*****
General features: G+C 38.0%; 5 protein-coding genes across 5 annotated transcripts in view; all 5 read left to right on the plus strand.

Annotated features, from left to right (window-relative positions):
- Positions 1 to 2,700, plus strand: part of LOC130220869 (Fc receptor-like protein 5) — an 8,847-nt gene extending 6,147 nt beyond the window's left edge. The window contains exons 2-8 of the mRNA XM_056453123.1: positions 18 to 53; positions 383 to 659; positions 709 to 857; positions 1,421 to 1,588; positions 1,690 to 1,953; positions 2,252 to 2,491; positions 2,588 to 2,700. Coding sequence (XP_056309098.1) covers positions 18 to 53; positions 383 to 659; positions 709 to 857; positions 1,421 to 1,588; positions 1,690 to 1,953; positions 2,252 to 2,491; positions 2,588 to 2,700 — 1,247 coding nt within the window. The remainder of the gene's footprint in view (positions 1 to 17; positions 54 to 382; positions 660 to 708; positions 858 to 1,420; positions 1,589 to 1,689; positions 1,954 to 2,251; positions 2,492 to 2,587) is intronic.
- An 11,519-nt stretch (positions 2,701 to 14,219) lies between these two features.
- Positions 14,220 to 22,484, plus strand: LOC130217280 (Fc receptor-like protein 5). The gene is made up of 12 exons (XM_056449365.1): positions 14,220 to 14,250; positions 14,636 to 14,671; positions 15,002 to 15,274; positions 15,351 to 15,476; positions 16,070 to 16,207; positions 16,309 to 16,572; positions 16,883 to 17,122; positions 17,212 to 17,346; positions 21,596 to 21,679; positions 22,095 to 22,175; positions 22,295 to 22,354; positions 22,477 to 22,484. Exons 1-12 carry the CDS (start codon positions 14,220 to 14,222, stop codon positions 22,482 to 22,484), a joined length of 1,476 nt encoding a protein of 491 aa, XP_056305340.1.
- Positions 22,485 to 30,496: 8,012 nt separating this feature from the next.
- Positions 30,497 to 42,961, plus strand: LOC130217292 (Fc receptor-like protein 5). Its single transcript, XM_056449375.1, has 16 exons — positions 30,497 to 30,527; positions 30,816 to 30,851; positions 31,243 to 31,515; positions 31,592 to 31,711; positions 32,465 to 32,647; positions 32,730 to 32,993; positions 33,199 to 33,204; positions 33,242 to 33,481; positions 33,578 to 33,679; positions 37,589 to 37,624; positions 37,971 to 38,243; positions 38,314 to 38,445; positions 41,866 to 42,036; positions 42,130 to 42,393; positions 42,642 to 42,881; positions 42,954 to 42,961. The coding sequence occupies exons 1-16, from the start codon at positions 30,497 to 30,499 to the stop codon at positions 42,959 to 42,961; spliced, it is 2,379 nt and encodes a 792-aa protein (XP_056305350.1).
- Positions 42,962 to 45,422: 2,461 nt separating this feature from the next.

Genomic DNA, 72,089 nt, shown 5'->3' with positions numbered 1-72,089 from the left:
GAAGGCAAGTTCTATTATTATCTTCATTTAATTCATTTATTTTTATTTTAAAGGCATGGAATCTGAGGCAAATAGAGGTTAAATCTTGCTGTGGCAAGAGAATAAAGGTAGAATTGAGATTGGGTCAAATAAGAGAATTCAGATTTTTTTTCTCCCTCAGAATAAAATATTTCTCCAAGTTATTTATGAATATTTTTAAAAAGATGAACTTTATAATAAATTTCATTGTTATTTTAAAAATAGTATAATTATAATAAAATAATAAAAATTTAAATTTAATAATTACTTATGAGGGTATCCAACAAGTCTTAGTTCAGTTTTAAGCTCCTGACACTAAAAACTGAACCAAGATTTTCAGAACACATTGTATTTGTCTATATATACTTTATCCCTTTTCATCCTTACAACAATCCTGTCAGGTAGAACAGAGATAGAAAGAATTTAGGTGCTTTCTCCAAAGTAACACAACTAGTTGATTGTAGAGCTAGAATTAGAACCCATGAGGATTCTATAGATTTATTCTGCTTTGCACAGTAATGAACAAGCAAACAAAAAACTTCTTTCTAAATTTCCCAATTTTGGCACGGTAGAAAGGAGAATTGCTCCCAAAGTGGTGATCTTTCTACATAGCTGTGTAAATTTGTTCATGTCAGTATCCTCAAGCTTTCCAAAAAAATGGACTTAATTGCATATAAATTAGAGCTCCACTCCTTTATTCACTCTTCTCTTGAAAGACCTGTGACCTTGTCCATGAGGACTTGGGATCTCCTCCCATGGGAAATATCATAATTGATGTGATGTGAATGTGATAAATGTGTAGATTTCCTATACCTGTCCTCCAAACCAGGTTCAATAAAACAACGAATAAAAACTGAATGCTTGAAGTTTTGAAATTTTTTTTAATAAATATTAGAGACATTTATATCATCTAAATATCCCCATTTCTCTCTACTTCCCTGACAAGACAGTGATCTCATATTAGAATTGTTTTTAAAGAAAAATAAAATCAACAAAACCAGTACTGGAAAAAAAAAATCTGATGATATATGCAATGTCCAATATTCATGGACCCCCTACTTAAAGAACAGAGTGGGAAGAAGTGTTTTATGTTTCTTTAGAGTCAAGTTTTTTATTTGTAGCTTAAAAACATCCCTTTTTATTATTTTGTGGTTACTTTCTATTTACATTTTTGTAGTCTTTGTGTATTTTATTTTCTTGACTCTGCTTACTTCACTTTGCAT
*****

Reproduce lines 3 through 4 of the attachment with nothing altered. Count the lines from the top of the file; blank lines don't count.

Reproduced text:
- Positions 1 to 2,700, plus strand: part of LOC130220869 (Fc receptor-like protein 5) — an 8,847-nt gene extending 6,147 nt beyond the window's left edge. The window contains exons 2-8 of the mRNA XM_056453123.1: positions 18 to 53; positions 383 to 659; positions 709 to 857; positions 1,421 to 1,588; positions 1,690 to 1,953; positions 2,252 to 2,491; positions 2,588 to 2,700. Coding sequence (XP_056309098.1) covers positions 18 to 53; positions 383 to 659; positions 709 to 857; positions 1,421 to 1,588; positions 1,690 to 1,953; positions 2,252 to 2,491; positions 2,588 to 2,700 — 1,247 coding nt within the window. The remainder of the gene's footprint in view (positions 1 to 17; positions 54 to 382; positions 660 to 708; positions 858 to 1,420; positions 1,589 to 1,689; positions 1,954 to 2,251; positions 2,492 to 2,587) is intronic.
- An 11,519-nt stretch (positions 2,701 to 14,219) lies between these two features.